No New Safety Concerns Shown with Radium-223 Retreatment in mCRPC


While the ALSYMPCA trial led to the FDA approval of radium-223 dichloride (Xofigo), the phase III study left several questions to be answered regarding its use in metastatic castration-resistant prostate cancer (mCRPC), says Luke Nordquist, MD.


Luke Nordquist, MD

While the ALSYMPCA trial led to the FDA approval of radium-223 dichloride (Xofigo), the phase III study left several questions to be answered regarding its use in metastatic castration-resistant prostate cancer (mCRPC), says Luke Nordquist, MD.

One area where uncertainty remains is proper dosing. While this drug is approved at 50 kBq/kg monthly for 6 months in mCRPC, that dose is somewhat arbitrary, according to Nordquist, a urologic medical oncologist and CEO of the Urology Cancer Center and GU Research Network.

“When they initially picked these doses, it was a little bit random. It was not really based on a lot of prior data because this is a novel agent,” says Nordquist. “It was just a starting point. With many other agents, we have found that a higher dose may be better and additional dosing is sometimes better.”

To determine if a higher dose of radium-223 would be safe, an international, multicenter, prospective study examined 44 patients with mCRPC with bone metastases. Radium-223 was found to be well tolerated in this study, with incidence of adverse advents in retreated patients comparable or lower than those seen in the ALSYMPCA trial. No new safety concerns were observed with the higher dose.

In an interview withTargeted Oncology, Nordquist, an investigator on the trial, provides more insight on the study and the ongoing potential of radium-223 in mCRPC.

TARGETED ONCOLOGY: What were the goals of this study?

Nordquist:There were many questions that remained unanswered after the ALSYMPCA study: should we give radium-223 at a higher dose, should we administer it for longer than 6 treatments, should we give it in combination, and should visceral metastasis be allowed? This study was designed to try and answer one of those questions. We needed to determine if it was safe and whether there is a benefit of going beyond the 6 to 12 doses.

At what point after the original 6 doses would retreatment occur?


Nordquist:The median time was 6 months after the initial treatment of 6 doses in this particular study.

What were the most significant findings?


Nordquist:There were 44 patients internationally who were accrued to this study. The primary endpoint was safety, but there were exploratory endpoints with radiographic progression and progression-free survival looking at PSA.

In terms of safety, there was no marked differences compared with the safety of the ALSYMPCA trial. What was really striking was the hematologic toxicities. When we deal with radioactive pharmaceutical agents, we are very concerned about the effects on the bone marrow. There was not a difference in the hematologic toxicity with the additional 6 doses, and there were no grade 4/5 hematologic toxicities reported.

TARGETED ONCOLOGY:What questions remain regarding the use of radium-223?

Nordquist:In this study, there was only 1 patient with confirmed radiographic progression during the additional 6 doses. Therefore, when we look at this, we can ask, “Is it tolerated?” Based on the study, I would say that it is.

The second question is, “Is there a therapeutic benefit that?” This is a small study and we have not answered that yet. There are additional ongoing studies looking at it in different combinations, adding the ability to administer it during visceral metastasis, and also at a higher dose.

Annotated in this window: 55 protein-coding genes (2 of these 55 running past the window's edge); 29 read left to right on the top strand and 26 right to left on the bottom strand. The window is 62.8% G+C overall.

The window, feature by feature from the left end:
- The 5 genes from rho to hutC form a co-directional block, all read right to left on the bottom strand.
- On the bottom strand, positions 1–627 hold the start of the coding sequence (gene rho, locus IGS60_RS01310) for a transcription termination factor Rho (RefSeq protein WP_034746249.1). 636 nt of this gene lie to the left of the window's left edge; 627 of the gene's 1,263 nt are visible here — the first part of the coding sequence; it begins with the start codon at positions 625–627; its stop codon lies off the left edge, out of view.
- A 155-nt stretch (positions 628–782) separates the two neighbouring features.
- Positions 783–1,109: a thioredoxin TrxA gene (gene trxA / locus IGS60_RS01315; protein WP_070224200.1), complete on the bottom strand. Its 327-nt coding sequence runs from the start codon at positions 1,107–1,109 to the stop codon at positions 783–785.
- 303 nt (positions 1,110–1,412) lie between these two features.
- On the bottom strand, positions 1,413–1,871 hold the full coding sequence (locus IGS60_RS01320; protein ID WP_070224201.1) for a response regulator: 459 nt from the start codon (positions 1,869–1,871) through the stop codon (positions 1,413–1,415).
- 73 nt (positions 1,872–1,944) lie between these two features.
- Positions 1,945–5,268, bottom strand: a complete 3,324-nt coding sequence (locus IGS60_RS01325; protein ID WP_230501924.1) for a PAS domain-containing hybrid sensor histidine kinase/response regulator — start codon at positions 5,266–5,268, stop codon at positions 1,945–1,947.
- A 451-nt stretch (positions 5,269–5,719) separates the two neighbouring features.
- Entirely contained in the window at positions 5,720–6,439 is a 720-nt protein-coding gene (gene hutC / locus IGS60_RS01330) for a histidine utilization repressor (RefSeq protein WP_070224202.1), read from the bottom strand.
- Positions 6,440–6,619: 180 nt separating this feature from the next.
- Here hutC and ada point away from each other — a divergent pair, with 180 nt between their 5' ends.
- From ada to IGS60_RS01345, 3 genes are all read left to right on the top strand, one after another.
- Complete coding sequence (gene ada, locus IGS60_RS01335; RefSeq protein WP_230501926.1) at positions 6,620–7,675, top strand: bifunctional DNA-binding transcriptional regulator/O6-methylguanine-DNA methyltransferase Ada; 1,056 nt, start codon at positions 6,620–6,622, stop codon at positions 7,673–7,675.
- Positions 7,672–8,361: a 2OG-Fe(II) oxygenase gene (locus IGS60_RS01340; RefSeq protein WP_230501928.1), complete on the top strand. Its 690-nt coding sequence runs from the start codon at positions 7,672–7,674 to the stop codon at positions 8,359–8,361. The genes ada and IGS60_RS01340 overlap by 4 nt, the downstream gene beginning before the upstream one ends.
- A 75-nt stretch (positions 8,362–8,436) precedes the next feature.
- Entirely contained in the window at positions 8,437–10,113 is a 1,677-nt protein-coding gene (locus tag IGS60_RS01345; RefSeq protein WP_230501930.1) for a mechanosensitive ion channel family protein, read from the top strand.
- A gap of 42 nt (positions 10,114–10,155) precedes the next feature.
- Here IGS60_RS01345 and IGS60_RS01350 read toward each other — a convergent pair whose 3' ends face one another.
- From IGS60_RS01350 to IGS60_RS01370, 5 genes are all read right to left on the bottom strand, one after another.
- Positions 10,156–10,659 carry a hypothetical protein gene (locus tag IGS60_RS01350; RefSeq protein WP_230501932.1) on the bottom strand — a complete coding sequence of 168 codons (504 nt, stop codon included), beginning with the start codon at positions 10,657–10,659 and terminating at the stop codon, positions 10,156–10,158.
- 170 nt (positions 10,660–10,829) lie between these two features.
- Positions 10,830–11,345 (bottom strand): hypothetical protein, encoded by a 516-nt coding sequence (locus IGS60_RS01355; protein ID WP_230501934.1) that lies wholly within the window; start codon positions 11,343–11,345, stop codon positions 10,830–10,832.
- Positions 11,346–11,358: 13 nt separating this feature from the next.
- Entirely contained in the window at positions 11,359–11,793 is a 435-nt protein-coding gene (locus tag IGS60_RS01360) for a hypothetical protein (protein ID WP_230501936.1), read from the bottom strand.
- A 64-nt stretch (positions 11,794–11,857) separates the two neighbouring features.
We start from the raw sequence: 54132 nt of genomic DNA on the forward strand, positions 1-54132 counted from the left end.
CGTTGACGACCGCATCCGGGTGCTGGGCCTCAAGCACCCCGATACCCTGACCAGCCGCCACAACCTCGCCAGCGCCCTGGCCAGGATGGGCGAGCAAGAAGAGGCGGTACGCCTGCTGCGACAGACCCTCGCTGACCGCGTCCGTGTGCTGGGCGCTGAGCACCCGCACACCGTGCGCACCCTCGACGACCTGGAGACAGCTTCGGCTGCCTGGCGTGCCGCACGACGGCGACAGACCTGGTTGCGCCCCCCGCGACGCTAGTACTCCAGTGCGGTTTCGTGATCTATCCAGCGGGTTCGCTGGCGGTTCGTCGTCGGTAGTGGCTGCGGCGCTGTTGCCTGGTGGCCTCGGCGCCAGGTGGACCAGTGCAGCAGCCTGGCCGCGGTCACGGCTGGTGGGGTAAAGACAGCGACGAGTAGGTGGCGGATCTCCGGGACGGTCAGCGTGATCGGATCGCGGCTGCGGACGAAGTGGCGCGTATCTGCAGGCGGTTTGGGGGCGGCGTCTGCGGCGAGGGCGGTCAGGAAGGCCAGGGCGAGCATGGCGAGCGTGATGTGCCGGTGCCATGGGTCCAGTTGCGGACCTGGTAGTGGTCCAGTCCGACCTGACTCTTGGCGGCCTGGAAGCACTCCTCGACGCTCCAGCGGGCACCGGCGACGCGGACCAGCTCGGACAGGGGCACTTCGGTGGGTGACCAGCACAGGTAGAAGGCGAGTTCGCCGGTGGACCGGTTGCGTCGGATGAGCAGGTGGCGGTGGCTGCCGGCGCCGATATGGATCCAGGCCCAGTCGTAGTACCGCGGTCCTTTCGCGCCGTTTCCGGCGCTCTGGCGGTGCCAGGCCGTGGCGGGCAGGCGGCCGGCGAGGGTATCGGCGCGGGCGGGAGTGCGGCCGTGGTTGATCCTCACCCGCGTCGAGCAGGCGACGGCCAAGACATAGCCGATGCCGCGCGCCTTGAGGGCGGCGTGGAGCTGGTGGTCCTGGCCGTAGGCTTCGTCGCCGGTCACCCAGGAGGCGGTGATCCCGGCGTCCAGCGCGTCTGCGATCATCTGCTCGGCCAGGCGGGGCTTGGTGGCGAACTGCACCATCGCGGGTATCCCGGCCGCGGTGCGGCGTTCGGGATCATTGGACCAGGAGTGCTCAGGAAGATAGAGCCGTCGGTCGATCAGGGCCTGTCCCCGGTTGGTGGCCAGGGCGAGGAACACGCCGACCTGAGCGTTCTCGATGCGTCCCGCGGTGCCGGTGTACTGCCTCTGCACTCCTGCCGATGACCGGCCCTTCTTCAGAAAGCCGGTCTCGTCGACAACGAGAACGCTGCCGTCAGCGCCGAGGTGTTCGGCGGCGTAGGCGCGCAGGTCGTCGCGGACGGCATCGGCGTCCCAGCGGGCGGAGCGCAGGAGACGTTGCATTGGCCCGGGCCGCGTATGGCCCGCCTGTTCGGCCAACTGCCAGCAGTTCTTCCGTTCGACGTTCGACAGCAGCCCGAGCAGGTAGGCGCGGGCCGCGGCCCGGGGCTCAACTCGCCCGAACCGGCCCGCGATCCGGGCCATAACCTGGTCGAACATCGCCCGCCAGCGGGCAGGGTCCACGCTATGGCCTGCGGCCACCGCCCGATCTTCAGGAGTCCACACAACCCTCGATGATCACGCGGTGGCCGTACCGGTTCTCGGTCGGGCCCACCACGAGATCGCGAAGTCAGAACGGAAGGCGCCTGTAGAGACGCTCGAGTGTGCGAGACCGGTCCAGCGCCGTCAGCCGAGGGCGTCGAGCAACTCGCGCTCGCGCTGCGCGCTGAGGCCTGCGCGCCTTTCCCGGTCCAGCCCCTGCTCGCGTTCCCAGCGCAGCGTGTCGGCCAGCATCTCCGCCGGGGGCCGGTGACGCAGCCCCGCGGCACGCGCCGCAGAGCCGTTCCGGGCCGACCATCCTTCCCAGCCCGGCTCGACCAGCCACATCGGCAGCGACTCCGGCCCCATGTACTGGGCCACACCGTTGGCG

Bayer is sponsoring a 3-arm study in which patients are assigned to the standard 50-kBq/kg dose for 6 doses, a higher dose of 80 kBq/kg for 6 doses, or the 50 kBq/kg dose for 12 doses. This will help provide us additional information of that topic.

TARGETED ONCOLOGY:What combinations are being investigated with radium-223?

Nordquist:Just about everything. Abiraterone acetate (Zytiga), enzalutamide (Xtandi), sipuleucel-T (Provenge), and docetaxel are being explored in combination with radium-223. All of these are FDA-approved drugs for mCRPC, and they are all being explored either on clinical trials or even just in clinical practice.

TARGETED ONCOLOGY:Overall, what potential do you see for radium-223?

Nordquist:Radium-223 holds a lot of potential, and not just in prostate cancer. Biologically, it should work in other types of cancer that also have bone metastases. I know they are looking at breast cancer; in my own practice, I have used it to treat patients with bladder and kidney cancer with bone metastases.

TARGETED ONCOLOGY:Are there patients who should not be considered for radium-223?

Nordquist:You would have to give this drug with caution in patients who have underlining bone marrow suppression from prior treatments or other causes.

TARGETED ONCOLOGY:What are the next steps in this research?

Nordquist:Knowing that this is safe, we now have to start looking into the therapeutic benefit of retreatment.

Nordquist L, Keizman D, Saba K, et al. Radium-223 re-treatment: experience from an international, multicenter, prospective study in patients with castration-resistant prostate cancer and bone metastases. Presented at: 2016 American Urological Association Annual Meeting; May 6-10, 2016; San Diego, CA. Abstract: MP50-16.

Related Videos
Video 5 - "Addressing Unmet Needs and Final Perspectives on nmCRPC"
Video 4 - "Integrating ARAMIS Trial Data and Managing Adverse Events in nmCRPC Treatment"
Video 3 - "Optimizing Treatment, Biomarkers, and Chemotherapy for Patients with nmCRPC"
Video 2 - "Addressing Risks and Challenges in the Standard of Care for Patients with nmCRPC"
Video 1 - "Overview of a 75-Year-old Patient with Non-Metastatic Castration-Resistant Prostate Cancer’s Case"
Related Content